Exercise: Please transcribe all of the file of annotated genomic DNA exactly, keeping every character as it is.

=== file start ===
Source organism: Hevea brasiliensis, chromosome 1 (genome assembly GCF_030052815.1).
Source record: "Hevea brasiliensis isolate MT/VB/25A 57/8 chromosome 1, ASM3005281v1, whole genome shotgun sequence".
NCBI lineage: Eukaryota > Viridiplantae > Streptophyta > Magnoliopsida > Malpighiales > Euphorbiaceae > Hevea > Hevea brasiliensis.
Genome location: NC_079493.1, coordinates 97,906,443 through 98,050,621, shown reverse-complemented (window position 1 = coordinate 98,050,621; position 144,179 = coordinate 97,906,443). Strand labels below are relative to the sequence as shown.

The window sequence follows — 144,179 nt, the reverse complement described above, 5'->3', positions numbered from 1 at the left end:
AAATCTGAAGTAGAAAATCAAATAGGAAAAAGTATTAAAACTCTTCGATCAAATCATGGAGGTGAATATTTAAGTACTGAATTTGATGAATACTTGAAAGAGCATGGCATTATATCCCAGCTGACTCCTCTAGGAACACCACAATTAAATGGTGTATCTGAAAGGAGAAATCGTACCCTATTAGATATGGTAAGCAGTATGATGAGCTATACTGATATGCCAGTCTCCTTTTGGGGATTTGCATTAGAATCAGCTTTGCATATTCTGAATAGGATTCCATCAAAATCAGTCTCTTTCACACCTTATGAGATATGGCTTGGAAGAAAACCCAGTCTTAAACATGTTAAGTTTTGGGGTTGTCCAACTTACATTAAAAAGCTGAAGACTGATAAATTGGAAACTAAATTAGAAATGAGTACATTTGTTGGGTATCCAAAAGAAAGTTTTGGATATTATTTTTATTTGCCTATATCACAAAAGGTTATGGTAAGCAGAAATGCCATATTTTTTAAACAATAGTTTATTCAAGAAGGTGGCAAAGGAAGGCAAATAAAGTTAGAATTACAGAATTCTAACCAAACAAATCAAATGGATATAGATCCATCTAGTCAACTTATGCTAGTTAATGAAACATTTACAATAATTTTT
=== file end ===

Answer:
Source organism: Hevea brasiliensis, chromosome 1 (genome assembly GCF_030052815.1).
Source record: "Hevea brasiliensis isolate MT/VB/25A 57/8 chromosome 1, ASM3005281v1, whole genome shotgun sequence".
NCBI lineage: Eukaryota > Viridiplantae > Streptophyta > Magnoliopsida > Malpighiales > Euphorbiaceae > Hevea > Hevea brasiliensis.
Genome location: NC_079493.1, coordinates 97,906,443 through 98,050,621, shown reverse-complemented (window position 1 = coordinate 98,050,621; position 144,179 = coordinate 97,906,443). Strand labels below are relative to the sequence as shown.

The window sequence follows — 144,179 nt, the reverse complement described above, 5'->3', positions numbered from 1 at the left end:
AAATCTGAAGTAGAAAATCAAATAGGAAAAAGTATTAAAACTCTTCGATCAAATCATGGAGGTGAATATTTAAGTACTGAATTTGATGAATACTTGAAAGAGCATGGCATTATATCCCAGCTGACTCCTCTAGGAACACCACAATTAAATGGTGTATCTGAAAGGAGAAATCGTACCCTATTAGATATGGTAAGCAGTATGATGAGCTATACTGATATGCCAGTCTCCTTTTGGGGATTTGCATTAGAATCAGCTTTGCATATTCTGAATAGGATTCCATCAAAATCAGTCTCTTTCACACCTTATGAGATATGGCTTGGAAGAAAACCCAGTCTTAAACATGTTAAGTTTTGGGGTTGTCCAACTTACATTAAAAAGCTGAAGACTGATAAATTGGAAACTAAATTAGAAATGAGTACATTTGTTGGGTATCCAAAAGAAAGTTTTGGATATTATTTTTATTTGCCTATATCACAAAAGGTTATGGTAAGCAGAAATGCCATATTTTTTAAACAATAGTTTATTCAAGAAGGTGGCAAAGGAAGGCAAATAAAGTTAGAATTACAGAATTCTAACCAAACAAATCAAATGGATATAGATCCATCTAGTCAACTTATGCTAGTTAATGAAACATTTACAATAATTTTT